--Create ponds or water features to provide water to wildlife during
Too much water. These tips are particularly important if you
have soils or areas that tend to stay wet and soggy after downpours, or that
even may flood periodically.
--Choose tolerant plants for these areas. While few plants tolerate
permanently wet soils (except water and bog plants), Siberian iris, joe pye,
turtlehead, foxglove, ligularia (shade) and astilbe (shade) are some
perennials for wet soils, the latter two preferring not to dry out.
River birch, hackberry, green ash, swamp white oak, pin oak, willow, and
bald cypress are some trees for wet soils. Red chokeberry, summersweet
clethra, shrub dogwood, winterberry, and purpleosier willow are some shrubs
for wet soils.
--Use raised beds to grow above the wet soil, the longer the soils stays wet
the higher the bed (one foot or more). Grow shrubs or trees on slight
--Incorporate drain pipes or tiles to help remove water from areas if they
are the only choices for planting, and there is somewhere to redirect excess
--Reduce stormwater runoff from paved surfaces by using permeable pavers,
just space between solid pavers, or permeable “paving gravel” and bark mulch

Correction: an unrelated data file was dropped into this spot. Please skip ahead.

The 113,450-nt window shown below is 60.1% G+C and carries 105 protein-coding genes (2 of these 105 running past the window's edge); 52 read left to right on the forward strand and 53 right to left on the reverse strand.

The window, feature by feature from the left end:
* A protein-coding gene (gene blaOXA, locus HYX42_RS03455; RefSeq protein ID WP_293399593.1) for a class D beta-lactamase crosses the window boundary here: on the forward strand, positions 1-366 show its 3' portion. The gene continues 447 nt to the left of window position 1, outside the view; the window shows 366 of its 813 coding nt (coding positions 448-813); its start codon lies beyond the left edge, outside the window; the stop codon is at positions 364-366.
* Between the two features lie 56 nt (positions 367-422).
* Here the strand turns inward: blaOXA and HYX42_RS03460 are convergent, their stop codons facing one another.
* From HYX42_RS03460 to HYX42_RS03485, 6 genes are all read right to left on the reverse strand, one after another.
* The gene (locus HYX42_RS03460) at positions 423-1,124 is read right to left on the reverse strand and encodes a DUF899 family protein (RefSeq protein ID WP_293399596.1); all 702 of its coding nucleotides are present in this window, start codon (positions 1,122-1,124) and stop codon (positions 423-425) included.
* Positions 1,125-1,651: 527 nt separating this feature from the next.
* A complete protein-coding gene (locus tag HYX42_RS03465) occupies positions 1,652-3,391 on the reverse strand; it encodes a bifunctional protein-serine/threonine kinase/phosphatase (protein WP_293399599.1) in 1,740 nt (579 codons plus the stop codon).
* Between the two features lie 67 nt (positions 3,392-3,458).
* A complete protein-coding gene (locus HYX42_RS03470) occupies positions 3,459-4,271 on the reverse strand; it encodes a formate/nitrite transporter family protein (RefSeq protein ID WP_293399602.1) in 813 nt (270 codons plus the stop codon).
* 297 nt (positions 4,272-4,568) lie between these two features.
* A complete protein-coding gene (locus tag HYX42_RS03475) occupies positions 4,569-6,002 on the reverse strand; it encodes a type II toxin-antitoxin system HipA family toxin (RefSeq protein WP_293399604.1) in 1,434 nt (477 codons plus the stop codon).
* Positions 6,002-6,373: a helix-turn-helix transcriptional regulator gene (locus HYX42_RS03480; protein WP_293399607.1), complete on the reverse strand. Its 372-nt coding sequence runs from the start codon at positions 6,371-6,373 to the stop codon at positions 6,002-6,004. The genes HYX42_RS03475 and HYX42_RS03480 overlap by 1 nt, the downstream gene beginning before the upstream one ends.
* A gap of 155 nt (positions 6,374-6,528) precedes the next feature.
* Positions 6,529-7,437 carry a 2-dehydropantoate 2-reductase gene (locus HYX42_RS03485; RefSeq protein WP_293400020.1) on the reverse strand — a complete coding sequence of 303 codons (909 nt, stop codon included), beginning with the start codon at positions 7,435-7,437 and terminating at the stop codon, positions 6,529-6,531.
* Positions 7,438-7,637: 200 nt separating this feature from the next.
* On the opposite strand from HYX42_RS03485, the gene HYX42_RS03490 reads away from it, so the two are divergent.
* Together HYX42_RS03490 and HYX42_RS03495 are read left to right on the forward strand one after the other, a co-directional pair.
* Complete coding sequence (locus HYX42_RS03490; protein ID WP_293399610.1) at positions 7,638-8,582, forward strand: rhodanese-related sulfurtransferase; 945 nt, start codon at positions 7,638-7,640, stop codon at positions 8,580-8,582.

for lower traffic areas.
--Create rain gardens to hold water from heavy rain events, allowing it to
percolate back into the soil over time. Larger and longer areas,
called vegetated swales, help treat and reduce water flow as it passes
through these areas.
--Use rain barrels or similar holding tanks to collect water during heavy
rains to use later. Many prefer not to use such runoff from roofs on edible
--Consider installing green roofs on sheds or garages to slow and reduce
--Avoid working on soils while wet, as this will destroy soil structure.
--Avoid removing too much vegetation from slopes, to avoid erosion during
--After a flood, once the soil is somewhat dry, remove it from beds and
around plants, wearing gloves if pollutants from elsewhere may have been
brought in. Watch for signs of nutrient deficiency, fertilizing as
appropriate or using foliar feeding (watering fertilizer on leaves).
For edible plants, destroy greens, those eaten raw, and any others near to
harvest. Wait until next season to grow crops on that site that are to
be cooked. Wait two seasons to grow salad crops or those to be eaten
raw, in order to allow potential diseases to leave the soil.
Coping with Cold. Even if some winters are warmer, there may be
cold spells with little or no snow cover, causing soil temperatures to
drop. While, on average, winters may show a warming trend, some may
drop lower than normal. Extremes may be the new norm. Wide temperature